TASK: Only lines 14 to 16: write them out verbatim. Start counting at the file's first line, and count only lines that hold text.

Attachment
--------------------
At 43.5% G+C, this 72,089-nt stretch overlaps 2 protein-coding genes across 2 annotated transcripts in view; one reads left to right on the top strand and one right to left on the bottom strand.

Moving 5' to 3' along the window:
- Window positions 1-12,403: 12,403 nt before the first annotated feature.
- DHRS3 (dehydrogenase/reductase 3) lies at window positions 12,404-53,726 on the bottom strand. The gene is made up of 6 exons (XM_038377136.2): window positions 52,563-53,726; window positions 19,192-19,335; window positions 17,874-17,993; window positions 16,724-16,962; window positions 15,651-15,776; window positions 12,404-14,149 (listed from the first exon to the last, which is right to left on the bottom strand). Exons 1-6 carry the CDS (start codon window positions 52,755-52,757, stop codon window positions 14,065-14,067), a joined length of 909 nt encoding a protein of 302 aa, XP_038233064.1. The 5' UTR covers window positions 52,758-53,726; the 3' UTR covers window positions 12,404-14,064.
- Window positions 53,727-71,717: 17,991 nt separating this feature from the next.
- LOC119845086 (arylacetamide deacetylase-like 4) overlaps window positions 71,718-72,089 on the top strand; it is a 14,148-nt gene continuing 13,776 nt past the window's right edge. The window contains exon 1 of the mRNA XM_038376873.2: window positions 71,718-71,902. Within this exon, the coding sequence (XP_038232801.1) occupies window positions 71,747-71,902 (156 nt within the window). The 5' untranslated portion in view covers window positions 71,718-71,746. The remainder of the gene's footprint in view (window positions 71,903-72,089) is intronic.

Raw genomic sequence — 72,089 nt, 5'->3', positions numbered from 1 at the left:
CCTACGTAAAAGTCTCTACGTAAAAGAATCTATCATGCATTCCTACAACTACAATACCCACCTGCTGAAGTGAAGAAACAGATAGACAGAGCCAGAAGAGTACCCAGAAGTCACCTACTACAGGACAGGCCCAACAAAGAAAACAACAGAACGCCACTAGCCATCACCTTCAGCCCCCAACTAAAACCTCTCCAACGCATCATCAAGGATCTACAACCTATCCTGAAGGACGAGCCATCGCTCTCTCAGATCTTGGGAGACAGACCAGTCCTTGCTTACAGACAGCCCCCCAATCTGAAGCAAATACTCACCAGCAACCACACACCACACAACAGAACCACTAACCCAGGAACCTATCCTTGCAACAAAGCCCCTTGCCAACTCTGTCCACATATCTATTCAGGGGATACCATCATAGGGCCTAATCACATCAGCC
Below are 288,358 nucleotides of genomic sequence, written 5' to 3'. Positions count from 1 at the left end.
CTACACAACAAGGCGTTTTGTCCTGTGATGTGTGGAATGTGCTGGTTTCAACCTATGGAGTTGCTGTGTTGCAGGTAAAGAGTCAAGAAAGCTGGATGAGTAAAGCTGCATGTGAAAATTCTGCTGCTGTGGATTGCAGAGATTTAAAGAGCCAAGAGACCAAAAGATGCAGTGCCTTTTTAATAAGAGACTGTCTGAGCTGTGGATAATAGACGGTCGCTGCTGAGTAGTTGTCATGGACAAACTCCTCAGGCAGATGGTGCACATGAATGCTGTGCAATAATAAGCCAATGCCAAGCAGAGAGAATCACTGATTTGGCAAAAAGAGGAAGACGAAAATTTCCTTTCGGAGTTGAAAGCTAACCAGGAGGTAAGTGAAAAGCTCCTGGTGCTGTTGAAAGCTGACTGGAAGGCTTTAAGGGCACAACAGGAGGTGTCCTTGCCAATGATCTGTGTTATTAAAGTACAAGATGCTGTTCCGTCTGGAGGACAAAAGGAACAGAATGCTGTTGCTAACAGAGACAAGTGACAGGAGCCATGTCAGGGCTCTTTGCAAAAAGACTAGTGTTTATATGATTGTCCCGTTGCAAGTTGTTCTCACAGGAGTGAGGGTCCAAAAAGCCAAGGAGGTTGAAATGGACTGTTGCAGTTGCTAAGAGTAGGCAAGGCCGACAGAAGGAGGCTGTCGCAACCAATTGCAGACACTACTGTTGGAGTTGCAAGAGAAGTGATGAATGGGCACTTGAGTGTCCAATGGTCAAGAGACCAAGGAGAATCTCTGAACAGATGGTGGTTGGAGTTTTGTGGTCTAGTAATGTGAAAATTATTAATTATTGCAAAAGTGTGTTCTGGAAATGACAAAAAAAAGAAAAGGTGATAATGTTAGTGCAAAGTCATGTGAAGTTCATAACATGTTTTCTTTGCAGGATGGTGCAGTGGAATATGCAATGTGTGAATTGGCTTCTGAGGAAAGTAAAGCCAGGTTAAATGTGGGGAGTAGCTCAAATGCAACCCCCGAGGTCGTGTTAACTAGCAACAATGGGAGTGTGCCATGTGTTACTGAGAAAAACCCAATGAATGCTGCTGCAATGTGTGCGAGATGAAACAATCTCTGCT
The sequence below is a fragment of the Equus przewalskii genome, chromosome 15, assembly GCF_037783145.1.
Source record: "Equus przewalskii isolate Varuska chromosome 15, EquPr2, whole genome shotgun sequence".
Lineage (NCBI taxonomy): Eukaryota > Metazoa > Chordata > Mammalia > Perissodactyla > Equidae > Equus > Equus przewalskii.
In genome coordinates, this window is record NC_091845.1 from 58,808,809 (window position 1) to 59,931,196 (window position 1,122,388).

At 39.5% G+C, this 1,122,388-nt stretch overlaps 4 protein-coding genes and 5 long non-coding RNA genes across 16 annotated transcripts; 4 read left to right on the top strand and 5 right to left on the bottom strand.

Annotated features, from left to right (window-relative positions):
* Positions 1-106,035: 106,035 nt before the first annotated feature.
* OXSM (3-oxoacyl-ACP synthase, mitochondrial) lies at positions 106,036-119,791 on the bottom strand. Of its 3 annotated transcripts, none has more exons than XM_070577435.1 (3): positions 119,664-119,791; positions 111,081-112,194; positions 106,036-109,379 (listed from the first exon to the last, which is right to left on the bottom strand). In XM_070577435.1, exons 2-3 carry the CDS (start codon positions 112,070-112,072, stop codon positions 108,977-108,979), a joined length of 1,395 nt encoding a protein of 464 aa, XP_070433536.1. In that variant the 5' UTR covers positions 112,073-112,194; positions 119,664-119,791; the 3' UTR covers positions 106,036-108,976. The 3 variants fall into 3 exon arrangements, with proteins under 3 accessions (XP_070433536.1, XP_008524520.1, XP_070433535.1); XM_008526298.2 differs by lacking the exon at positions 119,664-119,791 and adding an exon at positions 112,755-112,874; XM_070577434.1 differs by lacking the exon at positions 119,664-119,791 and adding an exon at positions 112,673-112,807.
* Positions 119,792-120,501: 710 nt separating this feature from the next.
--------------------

In genome coordinates, this window is record NC_091845.1 from 58,808,809 (window position 1) to 59,931,196 (window position 1,122,388).

At 39.5% G+C, this 1,122,388-nt stretch overlaps 4 protein-coding genes and 5 long non-coding RNA genes across 16 annotated transcripts; 4 read left to right on the top strand and 5 right to left on the bottom strand.

Annotated features, from left to right (window-relative positions):